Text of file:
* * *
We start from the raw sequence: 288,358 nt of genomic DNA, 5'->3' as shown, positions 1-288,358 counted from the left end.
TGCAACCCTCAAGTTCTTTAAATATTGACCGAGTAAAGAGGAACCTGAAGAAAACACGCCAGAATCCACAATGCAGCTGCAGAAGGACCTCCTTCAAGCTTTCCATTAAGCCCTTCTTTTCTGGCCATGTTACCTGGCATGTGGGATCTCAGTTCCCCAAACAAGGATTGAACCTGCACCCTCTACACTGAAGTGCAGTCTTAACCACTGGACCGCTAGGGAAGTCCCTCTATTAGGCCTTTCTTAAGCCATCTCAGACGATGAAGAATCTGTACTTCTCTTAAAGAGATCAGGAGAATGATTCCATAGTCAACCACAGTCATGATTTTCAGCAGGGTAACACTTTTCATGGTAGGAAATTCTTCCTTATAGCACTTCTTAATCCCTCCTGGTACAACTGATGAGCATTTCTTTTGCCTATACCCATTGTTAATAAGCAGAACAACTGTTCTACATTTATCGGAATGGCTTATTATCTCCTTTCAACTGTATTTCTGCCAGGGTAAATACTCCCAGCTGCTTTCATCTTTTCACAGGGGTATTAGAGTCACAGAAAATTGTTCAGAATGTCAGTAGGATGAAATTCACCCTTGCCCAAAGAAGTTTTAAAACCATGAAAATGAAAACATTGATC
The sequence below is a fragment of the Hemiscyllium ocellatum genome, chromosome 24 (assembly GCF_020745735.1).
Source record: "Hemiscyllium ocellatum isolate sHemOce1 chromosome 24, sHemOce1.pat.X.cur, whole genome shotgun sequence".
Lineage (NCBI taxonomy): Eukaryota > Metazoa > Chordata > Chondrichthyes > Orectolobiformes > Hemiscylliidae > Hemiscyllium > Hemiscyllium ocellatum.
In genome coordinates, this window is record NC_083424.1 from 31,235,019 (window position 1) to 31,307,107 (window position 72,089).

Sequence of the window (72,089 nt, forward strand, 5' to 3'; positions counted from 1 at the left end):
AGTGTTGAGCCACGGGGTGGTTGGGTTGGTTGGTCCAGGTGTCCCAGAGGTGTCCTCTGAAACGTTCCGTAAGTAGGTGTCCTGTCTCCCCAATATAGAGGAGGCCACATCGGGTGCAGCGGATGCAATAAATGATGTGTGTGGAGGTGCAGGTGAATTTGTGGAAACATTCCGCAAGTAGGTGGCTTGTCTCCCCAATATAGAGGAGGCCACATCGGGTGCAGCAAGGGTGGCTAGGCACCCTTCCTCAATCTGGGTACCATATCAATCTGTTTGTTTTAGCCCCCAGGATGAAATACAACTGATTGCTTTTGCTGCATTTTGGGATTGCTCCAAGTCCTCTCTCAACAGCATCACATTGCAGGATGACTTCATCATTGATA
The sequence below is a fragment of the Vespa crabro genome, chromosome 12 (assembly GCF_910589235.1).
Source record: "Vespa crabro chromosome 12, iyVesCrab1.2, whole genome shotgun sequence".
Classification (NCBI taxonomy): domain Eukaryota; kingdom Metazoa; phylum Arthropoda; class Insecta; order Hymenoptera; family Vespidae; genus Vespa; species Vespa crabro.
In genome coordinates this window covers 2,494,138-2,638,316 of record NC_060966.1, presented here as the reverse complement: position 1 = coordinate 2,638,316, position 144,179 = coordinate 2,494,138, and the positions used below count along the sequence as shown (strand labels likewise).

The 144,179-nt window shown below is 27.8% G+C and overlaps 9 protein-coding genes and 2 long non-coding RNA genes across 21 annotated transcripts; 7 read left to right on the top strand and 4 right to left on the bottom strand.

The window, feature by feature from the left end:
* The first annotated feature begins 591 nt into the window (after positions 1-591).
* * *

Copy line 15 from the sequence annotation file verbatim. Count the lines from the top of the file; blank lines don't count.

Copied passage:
* The first annotated feature begins 591 nt into the window (after positions 1-591).